Part of the fascinating history of Gujarat also includes ancient empires (Maha, Mauryan, Gupta, Chola), sultanates, various subsequent eras, empires, the often highly romanticized British Raj — and the eventual Republic of India, which won Indians “freedom at midnight” on August 15th, 1947. The state is also (post-Independence) made up of many of the former princely states that once ruled India collectively, and the rich and regal residue can still be seen here. All these layers of history are woven into the brilliant fabric of Gujarat.
Like the larger nation of India, Gujarat is a diverse and multi-ethnic state, although primarily Hindu today. Gujaratis have a long history and tradition of hospitality, welcoming for example Parsi (Zoroastrian) refugees from Iran in 775 AD. Like the culinary harmony of Thali, Gujarat is known for its ethnic tolerance, despite a serious and politically contentious incident of violence between Hindus and Muslims that at the time gave the world a different view.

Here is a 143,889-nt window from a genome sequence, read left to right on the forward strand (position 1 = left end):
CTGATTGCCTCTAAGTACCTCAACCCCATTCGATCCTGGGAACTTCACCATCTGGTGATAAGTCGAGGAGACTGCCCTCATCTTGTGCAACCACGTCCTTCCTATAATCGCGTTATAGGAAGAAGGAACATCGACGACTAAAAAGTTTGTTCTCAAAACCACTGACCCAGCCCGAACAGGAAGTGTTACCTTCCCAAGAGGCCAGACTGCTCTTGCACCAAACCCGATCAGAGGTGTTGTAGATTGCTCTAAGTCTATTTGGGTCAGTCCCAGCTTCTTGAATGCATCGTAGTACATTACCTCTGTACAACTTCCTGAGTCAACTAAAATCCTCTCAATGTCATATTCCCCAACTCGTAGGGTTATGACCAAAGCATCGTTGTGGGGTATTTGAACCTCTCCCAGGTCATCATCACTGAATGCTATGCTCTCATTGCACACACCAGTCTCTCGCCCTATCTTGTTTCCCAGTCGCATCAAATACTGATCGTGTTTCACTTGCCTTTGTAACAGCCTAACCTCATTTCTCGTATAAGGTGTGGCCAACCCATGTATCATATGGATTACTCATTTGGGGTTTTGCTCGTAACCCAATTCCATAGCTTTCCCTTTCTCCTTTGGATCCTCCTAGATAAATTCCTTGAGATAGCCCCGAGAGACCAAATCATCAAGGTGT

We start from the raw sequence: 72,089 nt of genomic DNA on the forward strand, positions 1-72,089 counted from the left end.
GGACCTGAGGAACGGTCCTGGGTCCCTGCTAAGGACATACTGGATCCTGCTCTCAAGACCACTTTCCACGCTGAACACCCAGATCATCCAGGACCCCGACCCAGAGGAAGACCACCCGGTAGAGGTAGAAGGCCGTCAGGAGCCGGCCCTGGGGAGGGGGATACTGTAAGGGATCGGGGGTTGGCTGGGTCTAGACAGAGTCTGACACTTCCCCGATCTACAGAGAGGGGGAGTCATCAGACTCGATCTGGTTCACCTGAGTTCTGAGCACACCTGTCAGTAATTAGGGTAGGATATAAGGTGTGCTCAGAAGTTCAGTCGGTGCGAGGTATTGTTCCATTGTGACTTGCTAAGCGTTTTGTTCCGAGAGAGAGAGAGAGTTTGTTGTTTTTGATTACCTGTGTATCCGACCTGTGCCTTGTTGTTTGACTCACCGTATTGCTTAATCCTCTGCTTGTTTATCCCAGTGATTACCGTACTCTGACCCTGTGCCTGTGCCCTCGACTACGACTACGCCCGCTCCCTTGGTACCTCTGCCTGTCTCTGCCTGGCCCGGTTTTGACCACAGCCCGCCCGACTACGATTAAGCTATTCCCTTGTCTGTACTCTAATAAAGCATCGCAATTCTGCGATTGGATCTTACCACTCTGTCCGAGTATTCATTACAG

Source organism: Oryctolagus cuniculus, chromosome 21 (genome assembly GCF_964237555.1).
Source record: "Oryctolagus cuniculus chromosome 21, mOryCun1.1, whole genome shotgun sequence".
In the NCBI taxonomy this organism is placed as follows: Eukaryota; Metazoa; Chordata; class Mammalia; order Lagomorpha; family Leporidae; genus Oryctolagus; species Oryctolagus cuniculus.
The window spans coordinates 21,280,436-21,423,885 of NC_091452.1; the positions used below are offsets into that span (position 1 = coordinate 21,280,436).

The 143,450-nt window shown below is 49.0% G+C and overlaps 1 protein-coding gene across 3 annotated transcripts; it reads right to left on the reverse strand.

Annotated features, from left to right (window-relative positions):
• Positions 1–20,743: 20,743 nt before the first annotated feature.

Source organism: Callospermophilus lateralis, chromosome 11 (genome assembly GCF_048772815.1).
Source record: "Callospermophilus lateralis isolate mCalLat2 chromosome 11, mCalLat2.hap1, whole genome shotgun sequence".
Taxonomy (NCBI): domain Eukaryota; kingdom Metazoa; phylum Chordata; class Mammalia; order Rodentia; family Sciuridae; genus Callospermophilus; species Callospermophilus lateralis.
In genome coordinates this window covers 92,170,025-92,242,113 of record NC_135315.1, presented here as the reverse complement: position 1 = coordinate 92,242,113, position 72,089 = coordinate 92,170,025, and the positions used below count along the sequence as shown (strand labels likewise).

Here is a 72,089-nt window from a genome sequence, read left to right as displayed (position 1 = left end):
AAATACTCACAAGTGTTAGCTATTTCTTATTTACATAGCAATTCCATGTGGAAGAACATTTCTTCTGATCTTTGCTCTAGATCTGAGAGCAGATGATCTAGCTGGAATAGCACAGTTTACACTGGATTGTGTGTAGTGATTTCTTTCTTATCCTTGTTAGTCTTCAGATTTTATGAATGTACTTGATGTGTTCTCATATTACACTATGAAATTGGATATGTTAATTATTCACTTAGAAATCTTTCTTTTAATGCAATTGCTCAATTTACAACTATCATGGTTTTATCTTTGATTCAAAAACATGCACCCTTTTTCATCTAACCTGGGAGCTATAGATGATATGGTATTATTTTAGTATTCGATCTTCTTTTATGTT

Gujaratis also have a reputation as entrepreneurs and the state has been the point of emigration for many successful new citizens of the Americas and the United Kingdom. The Gujarati people are leaders in arts and sciences — you will even find a space program here.
The 1600 kilometres of coastline of Gujarat and its strategic position on the Arabian Sea have contributed to its being a major trade route and global meeting place for millennia. In terms of agricultural products, think peanuts, cotton, dates, sugarcane, and the largest producer of milk and milk products in India. Oh ... and diamonds. Of the colonizing powers, Portugal arrived first and close on that country's heels was the British East India Company. Needless to say, it is a part of India that has spawned a great deal of historical writing — travel writing in the most comprehensive sense of the word.
Gujarat has also contributed universal ideals and social principles to the world through its native-born charismatic leaders and their defining independence movement. Three of the most prominent came from Gujarat: Saradar Vallabhbhai Patel (the Iron Man of India), Morarji Desai (the first non-Congress party Prime Minister of India) — and the most illustrious of all, Mahatma Gandhi.
The Adalaj Step Well
Approximately 20 kilometres north of Ahmedabad is one of the most curious and splendid archeological treasures in the ancient world — the Adalaj Vav Step Well.